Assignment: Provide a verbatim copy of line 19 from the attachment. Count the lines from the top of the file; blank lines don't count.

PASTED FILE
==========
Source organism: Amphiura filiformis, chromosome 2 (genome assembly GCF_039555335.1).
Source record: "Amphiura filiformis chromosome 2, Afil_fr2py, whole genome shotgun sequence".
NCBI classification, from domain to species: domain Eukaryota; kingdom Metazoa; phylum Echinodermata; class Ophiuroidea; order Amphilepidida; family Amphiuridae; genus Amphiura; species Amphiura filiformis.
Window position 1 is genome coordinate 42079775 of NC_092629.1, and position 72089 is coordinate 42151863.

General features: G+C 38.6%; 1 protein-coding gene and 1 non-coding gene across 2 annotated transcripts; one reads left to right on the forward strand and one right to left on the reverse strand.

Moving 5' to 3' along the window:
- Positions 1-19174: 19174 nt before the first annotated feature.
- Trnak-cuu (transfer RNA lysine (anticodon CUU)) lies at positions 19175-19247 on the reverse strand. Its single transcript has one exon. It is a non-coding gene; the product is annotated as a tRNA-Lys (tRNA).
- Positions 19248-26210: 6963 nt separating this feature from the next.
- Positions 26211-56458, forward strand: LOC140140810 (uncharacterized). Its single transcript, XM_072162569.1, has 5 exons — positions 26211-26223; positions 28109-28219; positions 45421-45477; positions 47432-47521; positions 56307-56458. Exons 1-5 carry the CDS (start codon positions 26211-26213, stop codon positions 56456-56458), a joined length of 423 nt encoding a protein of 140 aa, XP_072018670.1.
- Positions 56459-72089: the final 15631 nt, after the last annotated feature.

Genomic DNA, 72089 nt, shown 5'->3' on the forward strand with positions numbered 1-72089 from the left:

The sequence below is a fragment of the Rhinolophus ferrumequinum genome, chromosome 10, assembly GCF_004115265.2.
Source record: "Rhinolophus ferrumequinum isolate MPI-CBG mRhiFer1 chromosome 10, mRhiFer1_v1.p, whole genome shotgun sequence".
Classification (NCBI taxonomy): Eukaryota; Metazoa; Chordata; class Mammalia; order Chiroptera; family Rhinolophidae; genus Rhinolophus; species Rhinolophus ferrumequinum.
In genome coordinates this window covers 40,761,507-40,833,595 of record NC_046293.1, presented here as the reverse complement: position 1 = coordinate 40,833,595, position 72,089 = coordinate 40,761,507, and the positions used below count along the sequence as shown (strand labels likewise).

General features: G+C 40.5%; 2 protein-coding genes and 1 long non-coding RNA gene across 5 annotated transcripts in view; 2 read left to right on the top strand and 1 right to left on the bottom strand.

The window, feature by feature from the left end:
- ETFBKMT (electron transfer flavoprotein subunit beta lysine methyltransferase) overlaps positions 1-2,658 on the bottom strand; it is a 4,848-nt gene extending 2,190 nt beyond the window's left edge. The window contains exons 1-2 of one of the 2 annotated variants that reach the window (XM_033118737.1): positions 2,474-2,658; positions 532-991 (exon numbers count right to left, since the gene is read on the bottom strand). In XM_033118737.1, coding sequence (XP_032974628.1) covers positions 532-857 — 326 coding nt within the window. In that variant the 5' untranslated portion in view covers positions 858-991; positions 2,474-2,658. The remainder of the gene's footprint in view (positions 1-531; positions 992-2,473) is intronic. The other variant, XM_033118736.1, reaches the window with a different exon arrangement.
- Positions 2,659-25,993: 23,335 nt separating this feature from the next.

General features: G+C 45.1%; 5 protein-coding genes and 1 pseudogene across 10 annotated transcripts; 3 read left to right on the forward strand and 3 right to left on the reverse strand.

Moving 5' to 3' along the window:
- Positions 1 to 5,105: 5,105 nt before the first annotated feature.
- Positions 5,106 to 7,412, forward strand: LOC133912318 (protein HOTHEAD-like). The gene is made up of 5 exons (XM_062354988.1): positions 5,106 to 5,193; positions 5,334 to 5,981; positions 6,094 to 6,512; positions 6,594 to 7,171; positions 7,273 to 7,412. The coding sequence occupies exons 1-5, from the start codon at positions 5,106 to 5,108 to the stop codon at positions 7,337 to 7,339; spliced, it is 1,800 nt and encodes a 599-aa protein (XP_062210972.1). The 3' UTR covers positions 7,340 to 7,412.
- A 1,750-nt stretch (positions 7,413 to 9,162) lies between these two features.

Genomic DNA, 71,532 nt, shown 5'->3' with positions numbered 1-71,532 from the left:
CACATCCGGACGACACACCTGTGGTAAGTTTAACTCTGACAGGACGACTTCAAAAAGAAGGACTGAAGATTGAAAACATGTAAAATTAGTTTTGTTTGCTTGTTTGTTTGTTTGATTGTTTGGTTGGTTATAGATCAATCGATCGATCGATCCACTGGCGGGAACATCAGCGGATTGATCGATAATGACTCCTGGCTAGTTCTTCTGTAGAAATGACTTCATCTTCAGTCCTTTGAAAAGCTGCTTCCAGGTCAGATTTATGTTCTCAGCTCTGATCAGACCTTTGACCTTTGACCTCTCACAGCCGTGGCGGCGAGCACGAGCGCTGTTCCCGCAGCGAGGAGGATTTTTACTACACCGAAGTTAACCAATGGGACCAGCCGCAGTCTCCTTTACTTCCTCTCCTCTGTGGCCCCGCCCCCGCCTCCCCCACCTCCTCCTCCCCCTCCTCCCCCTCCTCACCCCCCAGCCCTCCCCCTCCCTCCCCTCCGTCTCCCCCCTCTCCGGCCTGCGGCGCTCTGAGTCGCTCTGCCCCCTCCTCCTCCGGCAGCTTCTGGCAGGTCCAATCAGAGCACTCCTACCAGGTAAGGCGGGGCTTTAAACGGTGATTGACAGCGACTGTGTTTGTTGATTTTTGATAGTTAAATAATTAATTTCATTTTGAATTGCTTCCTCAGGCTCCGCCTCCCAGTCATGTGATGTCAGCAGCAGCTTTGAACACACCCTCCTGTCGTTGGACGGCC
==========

- ETFBKMT (electron transfer flavoprotein subunit beta lysine methyltransferase) overlaps positions 1-2,658 on the bottom strand; it is a 4,848-nt gene extending 2,190 nt beyond the window's left edge. The window contains exons 1-2 of one of the 2 annotated variants that reach the window (XM_033118737.1): positions 2,474-2,658; positions 532-991 (exon numbers count right to left, since the gene is read on the bottom strand). In XM_033118737.1, coding sequence (XP_032974628.1) covers positions 532-857 — 326 coding nt within the window. In that variant the 5' untranslated portion in view covers positions 858-991; positions 2,474-2,658. The remainder of the gene's footprint in view (positions 1-531; positions 992-2,473) is intronic. The other variant, XM_033118736.1, reaches the window with a different exon arrangement.